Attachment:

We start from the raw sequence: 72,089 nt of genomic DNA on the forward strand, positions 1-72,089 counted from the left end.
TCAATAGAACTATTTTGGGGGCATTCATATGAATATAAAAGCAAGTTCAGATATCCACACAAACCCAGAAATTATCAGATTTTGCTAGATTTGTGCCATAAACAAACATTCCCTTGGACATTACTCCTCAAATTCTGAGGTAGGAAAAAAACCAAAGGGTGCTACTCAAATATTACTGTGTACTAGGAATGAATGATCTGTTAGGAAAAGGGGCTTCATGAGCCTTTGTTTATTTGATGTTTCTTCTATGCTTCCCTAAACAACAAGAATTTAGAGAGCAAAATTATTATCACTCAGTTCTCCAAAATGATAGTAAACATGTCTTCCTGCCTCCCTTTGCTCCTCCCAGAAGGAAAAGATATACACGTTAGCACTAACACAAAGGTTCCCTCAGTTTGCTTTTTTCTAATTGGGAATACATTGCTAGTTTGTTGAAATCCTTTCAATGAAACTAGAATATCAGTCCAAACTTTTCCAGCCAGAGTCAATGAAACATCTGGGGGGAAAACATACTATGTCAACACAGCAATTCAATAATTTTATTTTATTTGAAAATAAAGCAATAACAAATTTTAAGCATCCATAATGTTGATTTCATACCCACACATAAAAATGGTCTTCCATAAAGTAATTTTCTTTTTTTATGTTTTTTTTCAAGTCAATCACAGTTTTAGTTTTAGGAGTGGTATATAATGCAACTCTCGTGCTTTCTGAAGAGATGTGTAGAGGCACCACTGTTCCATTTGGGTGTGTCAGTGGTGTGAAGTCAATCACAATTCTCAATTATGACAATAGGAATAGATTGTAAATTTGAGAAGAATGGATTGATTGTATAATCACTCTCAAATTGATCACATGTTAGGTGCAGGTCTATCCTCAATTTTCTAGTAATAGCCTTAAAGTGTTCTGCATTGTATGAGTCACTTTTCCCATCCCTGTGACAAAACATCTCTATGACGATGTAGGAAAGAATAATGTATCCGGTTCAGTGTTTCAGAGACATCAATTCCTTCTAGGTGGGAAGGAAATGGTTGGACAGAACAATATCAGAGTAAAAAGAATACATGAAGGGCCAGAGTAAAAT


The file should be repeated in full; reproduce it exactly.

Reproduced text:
We start from the raw sequence: 72,089 nt of genomic DNA on the forward strand, positions 1-72,089 counted from the left end.
TCAATAGAACTATTTTGGGGGCATTCATATGAATATAAAAGCAAGTTCAGATATCCACACAAACCCAGAAATTATCAGATTTTGCTAGATTTGTGCCATAAACAAACATTCCCTTGGACATTACTCCTCAAATTCTGAGGTAGGAAAAAAACCAAAGGGTGCTACTCAAATATTACTGTGTACTAGGAATGAATGATCTGTTAGGAAAAGGGGCTTCATGAGCCTTTGTTTATTTGATGTTTCTTCTATGCTTCCCTAAACAACAAGAATTTAGAGAGCAAAATTATTATCACTCAGTTCTCCAAAATGATAGTAAACATGTCTTCCTGCCTCCCTTTGCTCCTCCCAGAAGGAAAAGATATACACGTTAGCACTAACACAAAGGTTCCCTCAGTTTGCTTTTTTCTAATTGGGAATACATTGCTAGTTTGTTGAAATCCTTTCAATGAAACTAGAATATCAGTCCAAACTTTTCCAGCCAGAGTCAATGAAACATCTGGGGGGAAAACATACTATGTCAACACAGCAATTCAATAATTTTATTTTATTTGAAAATAAAGCAATAACAAATTTTAAGCATCCATAATGTTGATTTCATACCCACACATAAAAATGGTCTTCCATAAAGTAATTTTCTTTTTTTATGTTTTTTTTCAAGTCAATCACAGTTTTAGTTTTAGGAGTGGTATATAATGCAACTCTCGTGCTTTCTGAAGAGATGTGTAGAGGCACCACTGTTCCATTTGGGTGTGTCAGTGGTGTGAAGTCAATCACAATTCTCAATTATGACAATAGGAATAGATTGTAAATTTGAGAAGAATGGATTGATTGTATAATCACTCTCAAATTGATCACATGTTAGGTGCAGGTCTATCCTCAATTTTCTAGTAATAGCCTTAAAGTGTTCTGCATTGTATGAGTCACTTTTCCCATCCCTGTGACAAAACATCTCTATGACGATGTAGGAAAGAATAATGTATCCGGTTCAGTGTTTCAGAGACATCAATTCCTTCTAGGTGGGAAGGAAATGGTTGGACAGAACAATATCAGAGTAAAAAGAATACATGAAGGGCCAGAGTAAAAT